Fishers police department needs training to avoid implicit bias, racial profiling


“Silent march to end stop and frisk and racial profiling” by longislandwins is licensed under CC BY 2.0.

Thousands of people march in protest of ‘stop and frisk’ in NYC during the Silent March to end Stop and Frisk in 2012. One of the signs reads “March to end racial profiling.”

Unconsciously attributing traits or associating stereotypes to members of particular social groups makeup two common forms of implicit bias, which is an unconscious prejudice that impacts how people view, react and label others of different races, socioeconomic groups, religions or etc.

On April 19, the Fishers police department posted a photo of a black man standing on the porch of a house. In the post, which has since been deleted, the department stated that he was driving a “beat-up” car and had “no legitimate reason for being in the area.” However, the post never gave a reason as to why people should be wary of him.

This created a problem for me, like many other people who commented on the post. To me, there was an implicit bias within their post. Without providing any information as to why people should watch out for the man, the FPD not only gave off the impression that the reason he was suspicious was due to his race but also endangered the man.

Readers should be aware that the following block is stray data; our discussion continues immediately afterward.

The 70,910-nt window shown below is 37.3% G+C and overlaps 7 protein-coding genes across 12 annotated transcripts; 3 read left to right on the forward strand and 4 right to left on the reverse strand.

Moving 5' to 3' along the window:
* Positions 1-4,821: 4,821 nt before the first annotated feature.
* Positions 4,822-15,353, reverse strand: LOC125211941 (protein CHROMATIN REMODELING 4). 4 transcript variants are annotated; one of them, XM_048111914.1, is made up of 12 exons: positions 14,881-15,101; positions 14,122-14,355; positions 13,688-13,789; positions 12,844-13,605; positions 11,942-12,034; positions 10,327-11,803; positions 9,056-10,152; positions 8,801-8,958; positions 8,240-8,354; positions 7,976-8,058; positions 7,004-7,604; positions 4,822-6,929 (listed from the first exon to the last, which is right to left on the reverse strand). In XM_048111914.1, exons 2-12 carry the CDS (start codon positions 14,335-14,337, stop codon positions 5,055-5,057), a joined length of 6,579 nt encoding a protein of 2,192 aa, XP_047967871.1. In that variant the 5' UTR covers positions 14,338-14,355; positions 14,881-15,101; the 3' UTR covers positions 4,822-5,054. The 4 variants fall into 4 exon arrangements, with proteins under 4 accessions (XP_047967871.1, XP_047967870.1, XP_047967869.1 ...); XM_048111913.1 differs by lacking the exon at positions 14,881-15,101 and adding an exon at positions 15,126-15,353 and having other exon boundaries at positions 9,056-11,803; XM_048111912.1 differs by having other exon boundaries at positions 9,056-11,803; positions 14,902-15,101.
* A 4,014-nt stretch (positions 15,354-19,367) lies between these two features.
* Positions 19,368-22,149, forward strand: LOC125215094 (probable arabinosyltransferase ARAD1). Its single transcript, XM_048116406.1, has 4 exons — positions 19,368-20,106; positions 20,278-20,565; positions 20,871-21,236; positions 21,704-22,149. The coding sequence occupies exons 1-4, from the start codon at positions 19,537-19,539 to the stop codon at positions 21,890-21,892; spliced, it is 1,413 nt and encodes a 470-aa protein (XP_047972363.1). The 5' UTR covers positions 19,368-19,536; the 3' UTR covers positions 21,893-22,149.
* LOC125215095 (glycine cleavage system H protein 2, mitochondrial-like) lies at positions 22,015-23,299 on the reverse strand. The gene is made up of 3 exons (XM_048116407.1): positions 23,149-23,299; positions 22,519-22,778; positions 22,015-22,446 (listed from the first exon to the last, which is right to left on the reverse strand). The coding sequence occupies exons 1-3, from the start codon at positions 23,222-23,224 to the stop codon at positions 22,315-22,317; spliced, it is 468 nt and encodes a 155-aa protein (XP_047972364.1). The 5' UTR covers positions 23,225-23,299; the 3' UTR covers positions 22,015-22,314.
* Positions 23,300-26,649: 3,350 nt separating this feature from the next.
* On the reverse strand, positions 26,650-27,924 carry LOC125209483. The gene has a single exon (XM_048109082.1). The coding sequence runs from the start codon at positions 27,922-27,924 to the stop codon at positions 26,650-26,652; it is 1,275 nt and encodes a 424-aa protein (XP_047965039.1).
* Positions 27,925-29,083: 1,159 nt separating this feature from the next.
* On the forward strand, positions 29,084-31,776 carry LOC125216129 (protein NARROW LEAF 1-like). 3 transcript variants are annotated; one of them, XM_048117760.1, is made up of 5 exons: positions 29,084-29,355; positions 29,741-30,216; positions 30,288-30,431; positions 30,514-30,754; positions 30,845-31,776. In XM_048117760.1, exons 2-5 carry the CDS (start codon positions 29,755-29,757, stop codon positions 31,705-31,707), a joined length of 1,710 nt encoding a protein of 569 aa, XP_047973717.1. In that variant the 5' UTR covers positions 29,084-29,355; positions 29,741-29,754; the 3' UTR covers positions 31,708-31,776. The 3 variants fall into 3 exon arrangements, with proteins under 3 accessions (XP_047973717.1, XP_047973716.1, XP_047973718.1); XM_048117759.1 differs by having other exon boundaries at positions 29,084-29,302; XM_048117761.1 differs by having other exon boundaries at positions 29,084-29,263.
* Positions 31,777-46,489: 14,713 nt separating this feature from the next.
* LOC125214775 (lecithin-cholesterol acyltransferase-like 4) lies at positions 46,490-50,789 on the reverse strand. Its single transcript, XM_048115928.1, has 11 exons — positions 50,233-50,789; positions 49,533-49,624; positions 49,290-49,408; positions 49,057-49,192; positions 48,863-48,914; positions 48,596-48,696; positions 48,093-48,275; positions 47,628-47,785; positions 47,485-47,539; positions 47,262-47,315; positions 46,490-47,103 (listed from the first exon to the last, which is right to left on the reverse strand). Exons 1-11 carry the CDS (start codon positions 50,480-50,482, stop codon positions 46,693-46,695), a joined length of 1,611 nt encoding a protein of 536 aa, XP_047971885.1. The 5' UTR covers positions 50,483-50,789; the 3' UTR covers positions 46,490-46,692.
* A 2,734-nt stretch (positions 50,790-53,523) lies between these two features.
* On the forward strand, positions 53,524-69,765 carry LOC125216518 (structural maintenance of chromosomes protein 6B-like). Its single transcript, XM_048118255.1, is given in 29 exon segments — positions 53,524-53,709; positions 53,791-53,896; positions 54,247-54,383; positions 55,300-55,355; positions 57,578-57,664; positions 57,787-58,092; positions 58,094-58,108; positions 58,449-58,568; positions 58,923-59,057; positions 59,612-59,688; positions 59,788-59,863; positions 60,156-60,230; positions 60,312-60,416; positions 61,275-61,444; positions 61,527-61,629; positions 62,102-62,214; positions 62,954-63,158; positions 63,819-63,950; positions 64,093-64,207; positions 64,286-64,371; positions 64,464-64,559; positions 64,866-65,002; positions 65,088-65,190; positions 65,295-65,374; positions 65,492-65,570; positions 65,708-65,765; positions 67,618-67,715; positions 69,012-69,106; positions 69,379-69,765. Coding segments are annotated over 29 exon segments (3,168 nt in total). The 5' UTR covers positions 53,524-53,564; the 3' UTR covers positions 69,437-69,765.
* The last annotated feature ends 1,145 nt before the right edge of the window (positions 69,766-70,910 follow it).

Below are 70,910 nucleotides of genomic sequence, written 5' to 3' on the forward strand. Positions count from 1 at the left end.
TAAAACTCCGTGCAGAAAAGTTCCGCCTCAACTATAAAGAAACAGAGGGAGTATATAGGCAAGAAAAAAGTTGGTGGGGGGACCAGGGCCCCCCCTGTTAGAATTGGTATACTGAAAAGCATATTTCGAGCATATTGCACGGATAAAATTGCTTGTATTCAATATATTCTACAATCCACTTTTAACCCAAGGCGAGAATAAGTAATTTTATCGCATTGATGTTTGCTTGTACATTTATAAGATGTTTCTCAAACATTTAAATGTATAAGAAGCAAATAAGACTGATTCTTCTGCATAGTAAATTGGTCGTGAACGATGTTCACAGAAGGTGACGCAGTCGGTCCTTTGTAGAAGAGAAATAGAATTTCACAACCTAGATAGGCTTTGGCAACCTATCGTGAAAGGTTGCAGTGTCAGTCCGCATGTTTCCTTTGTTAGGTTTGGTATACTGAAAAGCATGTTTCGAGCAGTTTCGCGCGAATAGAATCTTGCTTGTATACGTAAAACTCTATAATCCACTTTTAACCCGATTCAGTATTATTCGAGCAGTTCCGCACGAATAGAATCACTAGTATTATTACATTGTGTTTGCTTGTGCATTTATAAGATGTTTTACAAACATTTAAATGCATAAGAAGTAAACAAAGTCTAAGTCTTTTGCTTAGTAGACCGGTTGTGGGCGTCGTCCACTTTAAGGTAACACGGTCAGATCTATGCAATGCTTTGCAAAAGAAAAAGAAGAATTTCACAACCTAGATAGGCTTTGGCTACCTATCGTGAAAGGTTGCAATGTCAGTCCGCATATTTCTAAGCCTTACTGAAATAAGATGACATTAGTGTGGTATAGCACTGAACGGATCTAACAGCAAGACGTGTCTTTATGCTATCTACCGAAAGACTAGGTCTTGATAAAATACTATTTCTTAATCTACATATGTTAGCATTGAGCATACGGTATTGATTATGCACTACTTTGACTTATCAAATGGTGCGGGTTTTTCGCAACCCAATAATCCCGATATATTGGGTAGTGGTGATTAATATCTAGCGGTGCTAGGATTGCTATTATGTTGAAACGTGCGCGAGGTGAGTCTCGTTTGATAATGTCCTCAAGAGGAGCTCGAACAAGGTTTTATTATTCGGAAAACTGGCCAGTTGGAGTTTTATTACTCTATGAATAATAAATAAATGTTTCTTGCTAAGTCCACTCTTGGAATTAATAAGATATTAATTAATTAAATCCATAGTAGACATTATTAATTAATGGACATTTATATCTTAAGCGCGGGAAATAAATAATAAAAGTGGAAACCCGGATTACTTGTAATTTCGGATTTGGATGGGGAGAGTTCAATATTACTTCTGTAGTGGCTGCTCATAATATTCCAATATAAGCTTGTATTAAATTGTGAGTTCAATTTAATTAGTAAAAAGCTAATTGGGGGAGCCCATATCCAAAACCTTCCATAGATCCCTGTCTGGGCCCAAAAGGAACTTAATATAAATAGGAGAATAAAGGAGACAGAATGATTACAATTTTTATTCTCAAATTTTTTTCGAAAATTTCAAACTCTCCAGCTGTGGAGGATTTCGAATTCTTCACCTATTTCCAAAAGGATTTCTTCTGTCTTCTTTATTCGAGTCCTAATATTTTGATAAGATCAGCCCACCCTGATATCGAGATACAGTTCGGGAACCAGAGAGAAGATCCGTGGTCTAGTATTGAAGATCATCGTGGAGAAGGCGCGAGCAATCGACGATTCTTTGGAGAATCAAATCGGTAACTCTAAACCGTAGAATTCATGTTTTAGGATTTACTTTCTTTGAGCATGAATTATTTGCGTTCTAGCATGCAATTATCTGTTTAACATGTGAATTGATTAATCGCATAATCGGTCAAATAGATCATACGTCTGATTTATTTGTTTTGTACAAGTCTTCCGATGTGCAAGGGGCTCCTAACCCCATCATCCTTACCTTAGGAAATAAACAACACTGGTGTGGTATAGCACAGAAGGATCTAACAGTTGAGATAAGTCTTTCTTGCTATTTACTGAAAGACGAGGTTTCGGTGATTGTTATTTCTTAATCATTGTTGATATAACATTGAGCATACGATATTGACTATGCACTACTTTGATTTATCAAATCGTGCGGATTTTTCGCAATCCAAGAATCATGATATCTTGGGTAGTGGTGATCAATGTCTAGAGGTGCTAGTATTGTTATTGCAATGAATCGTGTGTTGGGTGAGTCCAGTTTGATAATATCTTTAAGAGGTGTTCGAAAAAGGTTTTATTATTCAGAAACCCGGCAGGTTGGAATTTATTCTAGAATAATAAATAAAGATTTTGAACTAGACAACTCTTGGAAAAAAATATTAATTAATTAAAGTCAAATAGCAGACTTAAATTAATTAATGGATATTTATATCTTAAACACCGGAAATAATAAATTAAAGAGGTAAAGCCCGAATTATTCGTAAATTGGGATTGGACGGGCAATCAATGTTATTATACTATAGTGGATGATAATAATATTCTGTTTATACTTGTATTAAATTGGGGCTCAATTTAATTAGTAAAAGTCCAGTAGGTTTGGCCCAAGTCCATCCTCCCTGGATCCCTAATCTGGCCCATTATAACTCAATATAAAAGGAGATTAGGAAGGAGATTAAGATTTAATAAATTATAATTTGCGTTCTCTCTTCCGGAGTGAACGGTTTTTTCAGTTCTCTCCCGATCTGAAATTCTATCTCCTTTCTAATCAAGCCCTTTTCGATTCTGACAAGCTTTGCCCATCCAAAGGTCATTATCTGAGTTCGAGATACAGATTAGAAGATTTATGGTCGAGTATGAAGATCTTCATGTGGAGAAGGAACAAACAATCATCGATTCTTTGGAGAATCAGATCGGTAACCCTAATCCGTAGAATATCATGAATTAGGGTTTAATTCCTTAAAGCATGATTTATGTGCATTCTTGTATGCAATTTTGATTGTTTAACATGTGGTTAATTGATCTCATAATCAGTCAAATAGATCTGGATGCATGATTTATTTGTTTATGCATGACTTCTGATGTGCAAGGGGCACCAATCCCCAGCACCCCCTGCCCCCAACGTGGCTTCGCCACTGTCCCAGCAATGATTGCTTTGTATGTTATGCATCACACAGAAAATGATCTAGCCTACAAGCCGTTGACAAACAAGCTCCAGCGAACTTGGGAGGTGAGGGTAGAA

Indiana’s Stand Your Ground law states that people can use force to defend themselves, someone else or their property. So had someone seen the man, that person could have panicked and felt it necessary to defend themself. With the law, that person could have even resorted to deadly force without facing any charges.

The FPD’s original post showed signs of racial profiling. The American Civil Liberties Union defines racial profiling as “the discriminatory practice by law enforcement officials of targeting individuals for suspicion of crime based on the individual’s race, ethnicity, religion or national origin.”

While the FPD did address that their original post was “wrong,” I believe they should start going through implicit bias training like members of the Indianapolis Metropolitan Police Department has over the course of the past year to avoid any situation like this in the future. The FPD needs to reflect on this situation and use it to improve how they handle implicit bias and racial profiling in future cases.